The blessings of prosperity

Right now, people who lack health insurance and need a government subsidy to pay for it are being asked to sign up for the program on their computers.  Think of that.   It can be assumed that even those who need financial assistance have computers. Even us ordinary folks have a standard of living that goes far beyond what kings had not that long ago.We live in a society that is so prosperous that our major health problem is not starvation–as it has been for most of human history–but obesity.  Even those in poverty in this country tend to have electricity and running water, television sets and stereos, refrigerators and microwaves, heating and air conditioning, automobiles and a substantial roof over their heads.  This is in stark contrast to the plight of the poor in many other countries, who must live in huts made of corrugated steel, in slums with no sanitation, scrounging for scraps of food just to survive.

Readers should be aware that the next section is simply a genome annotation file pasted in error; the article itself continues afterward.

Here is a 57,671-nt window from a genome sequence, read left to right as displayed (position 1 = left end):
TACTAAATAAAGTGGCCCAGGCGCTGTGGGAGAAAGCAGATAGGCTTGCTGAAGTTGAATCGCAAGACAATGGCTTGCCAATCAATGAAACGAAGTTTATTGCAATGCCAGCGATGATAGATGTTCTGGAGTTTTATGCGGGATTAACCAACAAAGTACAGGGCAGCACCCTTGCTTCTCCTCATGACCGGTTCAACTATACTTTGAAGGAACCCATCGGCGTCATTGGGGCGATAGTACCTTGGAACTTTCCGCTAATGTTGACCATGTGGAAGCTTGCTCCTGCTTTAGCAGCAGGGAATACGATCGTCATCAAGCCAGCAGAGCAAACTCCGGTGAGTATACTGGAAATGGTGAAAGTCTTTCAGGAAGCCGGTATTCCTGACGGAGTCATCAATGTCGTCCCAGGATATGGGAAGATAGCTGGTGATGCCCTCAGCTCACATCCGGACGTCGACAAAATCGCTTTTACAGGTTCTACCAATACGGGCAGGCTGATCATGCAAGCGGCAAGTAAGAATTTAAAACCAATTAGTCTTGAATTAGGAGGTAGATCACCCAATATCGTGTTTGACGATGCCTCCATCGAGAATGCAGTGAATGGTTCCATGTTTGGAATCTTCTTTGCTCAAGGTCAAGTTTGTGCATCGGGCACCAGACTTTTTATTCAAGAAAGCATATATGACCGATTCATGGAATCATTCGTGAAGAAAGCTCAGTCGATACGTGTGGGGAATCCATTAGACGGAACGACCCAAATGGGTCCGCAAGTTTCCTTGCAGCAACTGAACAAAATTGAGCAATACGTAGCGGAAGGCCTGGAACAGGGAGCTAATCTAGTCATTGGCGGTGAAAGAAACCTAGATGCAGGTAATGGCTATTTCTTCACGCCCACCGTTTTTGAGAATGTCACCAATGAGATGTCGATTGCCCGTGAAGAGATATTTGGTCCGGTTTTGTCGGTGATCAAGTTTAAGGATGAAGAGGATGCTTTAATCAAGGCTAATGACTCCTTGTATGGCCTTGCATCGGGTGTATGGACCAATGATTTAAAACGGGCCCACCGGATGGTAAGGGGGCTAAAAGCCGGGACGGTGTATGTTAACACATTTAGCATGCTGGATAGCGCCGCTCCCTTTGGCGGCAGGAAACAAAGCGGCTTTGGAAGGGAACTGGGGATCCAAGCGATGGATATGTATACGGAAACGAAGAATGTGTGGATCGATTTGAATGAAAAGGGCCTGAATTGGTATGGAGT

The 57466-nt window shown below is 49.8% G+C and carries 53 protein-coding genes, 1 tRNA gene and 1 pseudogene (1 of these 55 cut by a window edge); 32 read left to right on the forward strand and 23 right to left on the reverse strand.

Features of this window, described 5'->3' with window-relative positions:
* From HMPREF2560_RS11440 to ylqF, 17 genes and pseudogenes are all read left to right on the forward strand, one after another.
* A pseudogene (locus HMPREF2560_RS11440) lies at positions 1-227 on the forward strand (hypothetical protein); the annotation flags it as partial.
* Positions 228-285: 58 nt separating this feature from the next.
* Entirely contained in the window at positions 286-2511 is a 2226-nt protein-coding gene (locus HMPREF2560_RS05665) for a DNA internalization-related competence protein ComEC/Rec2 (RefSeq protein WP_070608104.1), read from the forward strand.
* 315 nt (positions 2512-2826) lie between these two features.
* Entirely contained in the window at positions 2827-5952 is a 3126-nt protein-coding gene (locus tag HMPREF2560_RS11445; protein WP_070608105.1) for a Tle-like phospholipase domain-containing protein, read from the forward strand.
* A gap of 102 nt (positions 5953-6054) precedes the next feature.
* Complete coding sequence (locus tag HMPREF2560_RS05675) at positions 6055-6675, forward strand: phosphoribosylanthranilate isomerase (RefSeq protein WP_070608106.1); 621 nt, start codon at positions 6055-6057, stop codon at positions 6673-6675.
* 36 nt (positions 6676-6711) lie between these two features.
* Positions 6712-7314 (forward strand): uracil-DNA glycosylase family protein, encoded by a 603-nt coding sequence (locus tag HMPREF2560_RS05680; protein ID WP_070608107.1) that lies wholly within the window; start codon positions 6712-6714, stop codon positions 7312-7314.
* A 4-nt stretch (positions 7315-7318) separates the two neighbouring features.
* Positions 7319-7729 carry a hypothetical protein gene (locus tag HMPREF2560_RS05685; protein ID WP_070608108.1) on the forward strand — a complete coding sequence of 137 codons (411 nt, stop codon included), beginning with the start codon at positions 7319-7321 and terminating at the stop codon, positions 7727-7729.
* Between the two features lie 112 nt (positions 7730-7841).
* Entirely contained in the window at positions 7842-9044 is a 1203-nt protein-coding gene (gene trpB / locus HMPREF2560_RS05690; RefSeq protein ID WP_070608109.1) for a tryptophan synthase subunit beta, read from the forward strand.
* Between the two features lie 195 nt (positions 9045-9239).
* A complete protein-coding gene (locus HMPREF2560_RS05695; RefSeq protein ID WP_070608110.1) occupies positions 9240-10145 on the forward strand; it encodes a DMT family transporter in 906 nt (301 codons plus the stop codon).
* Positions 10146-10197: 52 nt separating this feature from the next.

I by no means want to minimize the plight of those who struggle to make ends meet here in America.  Economic times are hard.  Many are unemployed.  Many are hopelessly in debt.  Many are having a hard time providing for themselves and their families.  I’m just saying that virtually all Americans, maybe not all but most of us, nevertheless have a lot to be thankful for.

That our prosperity and high standard of living do not make us particularly happy simply gives more evidence for the wisdom of the past, which warned us that this would be the case.  Indeed, it is harder for a rich man to enter the kingdom of Heaven than for a camel to go through the eye of the needle.  We are much like those heavy-laden camels.  And yet what is impossible for man is possible for God.

The beginning of a proper attitude for our prosperity, including the eagerness to share what we have with those in need, is to realize that everything we have–including what we have earned from our God-given talents and opportunities–comes to us from the hand of God, who deserves our thanks and praise.

About Gene Veith

Professor of Literature at Patrick Henry College, the Director of the Cranach Institute at Concordia Theological Seminary, a columnist for World Magazine and TableTalk, and the author of 18 books on different facets of Christianity & Culture.


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